Turtles observed most frequently are the yellow-bellied slider and the river cooter. The yellow-bellied slider has a dark highly domed shell or carapace, with, as you can imagine, a yellow belly or plastron. Along the yellow margins or broad edges where the top and bottom shells meet, large black spots give the turtle it’s most visible identifying characteristics. River cooters’ carapaces tend to be flatter than the sliders’ and the belly or plastron tends to be redder.

Both of these turtles’ adult carapaces are domed just enough that an alligator has difficulty crunching through the shell to make a meal of them. That is why you might observe turtles seemingly in harm’s way next to an alligator. An alligator’s flat upper palate, or plate, in the top part of its mouth cannot crack the very sturdy dome or arch (the strongest structure in nature) of the turtle’s carapace. The ribs and vertebrae of the turtles fuse together to form the carapace and plastron and margin. The leg, arm, neck and head bones connect or articulate to the carapace and plastron inside the shell.

True aquatic turtles or terrapins do not have the capacity to withdraw entirely into their shells as some land tortoises can. Eastern box turtles, a true tortoise, can draw in their heads and tails, just not at the same time. Aquatic turtles are referred to as terrapins since their feet can support them on land and help them swim in water. Tortoises or land turtles have feet adapted for life on land. True turtles are sea turtles whose limbs are designed for swimming in the ocean; they serve as paddles or oars. Female sea turtles must lay their eggs in dry sand and their “paddles” are not designed to move them up the beach for their very short time on land to lay their eggs.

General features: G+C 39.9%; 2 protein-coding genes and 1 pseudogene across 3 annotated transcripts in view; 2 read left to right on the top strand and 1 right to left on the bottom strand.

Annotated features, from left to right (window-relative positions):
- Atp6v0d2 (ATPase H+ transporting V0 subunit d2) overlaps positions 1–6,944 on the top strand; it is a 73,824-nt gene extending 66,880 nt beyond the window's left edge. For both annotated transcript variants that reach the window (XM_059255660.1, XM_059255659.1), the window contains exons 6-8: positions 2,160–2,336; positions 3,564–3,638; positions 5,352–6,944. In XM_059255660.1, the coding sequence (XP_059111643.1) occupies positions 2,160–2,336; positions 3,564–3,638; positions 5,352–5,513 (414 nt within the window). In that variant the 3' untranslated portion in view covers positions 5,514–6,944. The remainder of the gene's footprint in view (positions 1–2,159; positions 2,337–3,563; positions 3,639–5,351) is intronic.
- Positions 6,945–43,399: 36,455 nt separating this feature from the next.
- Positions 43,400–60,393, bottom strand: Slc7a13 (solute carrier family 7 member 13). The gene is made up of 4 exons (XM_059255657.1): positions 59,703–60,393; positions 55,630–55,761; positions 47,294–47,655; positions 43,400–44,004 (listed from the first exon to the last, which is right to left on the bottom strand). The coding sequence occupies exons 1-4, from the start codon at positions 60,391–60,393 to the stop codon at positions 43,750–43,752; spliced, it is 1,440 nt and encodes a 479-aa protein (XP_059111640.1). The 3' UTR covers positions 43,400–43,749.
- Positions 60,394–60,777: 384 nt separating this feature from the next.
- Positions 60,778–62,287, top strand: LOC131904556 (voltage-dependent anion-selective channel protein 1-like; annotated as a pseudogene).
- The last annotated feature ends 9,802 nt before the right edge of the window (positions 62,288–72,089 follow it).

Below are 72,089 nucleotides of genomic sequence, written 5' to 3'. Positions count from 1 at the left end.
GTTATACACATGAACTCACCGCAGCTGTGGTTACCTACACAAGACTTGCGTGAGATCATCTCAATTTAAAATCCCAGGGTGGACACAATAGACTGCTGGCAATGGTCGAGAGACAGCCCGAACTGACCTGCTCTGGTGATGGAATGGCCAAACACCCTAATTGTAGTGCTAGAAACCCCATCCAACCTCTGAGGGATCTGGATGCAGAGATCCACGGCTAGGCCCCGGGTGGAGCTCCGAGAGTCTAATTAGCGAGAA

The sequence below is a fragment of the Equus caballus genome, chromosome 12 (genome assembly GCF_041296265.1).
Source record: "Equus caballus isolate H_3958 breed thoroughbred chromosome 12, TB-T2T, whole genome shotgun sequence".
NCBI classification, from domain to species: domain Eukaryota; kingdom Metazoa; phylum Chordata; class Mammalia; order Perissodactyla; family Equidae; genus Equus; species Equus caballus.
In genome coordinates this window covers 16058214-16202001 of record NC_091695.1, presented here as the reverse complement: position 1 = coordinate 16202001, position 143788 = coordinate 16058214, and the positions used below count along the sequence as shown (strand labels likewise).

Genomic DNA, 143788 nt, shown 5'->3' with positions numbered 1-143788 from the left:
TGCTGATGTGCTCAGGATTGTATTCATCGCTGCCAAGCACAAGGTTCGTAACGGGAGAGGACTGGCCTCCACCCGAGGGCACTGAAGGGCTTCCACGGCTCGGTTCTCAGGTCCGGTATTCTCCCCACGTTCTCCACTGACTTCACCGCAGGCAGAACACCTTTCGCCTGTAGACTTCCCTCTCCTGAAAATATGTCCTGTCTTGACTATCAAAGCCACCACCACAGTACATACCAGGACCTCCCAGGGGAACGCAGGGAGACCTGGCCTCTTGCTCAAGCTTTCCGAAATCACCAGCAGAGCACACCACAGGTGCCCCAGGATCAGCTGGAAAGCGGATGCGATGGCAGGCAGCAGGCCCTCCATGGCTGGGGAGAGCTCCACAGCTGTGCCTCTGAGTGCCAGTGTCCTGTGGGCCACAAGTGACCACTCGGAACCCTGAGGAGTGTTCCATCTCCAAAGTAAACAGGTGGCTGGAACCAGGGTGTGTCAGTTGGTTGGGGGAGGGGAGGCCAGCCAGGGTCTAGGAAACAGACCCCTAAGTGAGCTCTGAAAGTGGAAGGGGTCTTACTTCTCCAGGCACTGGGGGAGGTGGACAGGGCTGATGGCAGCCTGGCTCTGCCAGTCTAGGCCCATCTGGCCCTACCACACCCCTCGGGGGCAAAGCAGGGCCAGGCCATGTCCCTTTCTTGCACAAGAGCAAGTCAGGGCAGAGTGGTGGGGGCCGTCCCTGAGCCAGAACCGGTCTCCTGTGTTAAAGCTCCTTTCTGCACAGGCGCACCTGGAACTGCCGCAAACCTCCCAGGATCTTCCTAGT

Yellow-bellied sliders and river cooters are seen most of the time by paddlers as they haul out on logs to sun. As they sun, they warm up inside and algae that may be growing on their carapaces will be destroyed. On cold days these terrapins are reluctant to re-enter the cold water, so if you are quiet you may be able to pass them by without making them get back in that cold water!

Cathy J. Sakas

The Coastal Naturalist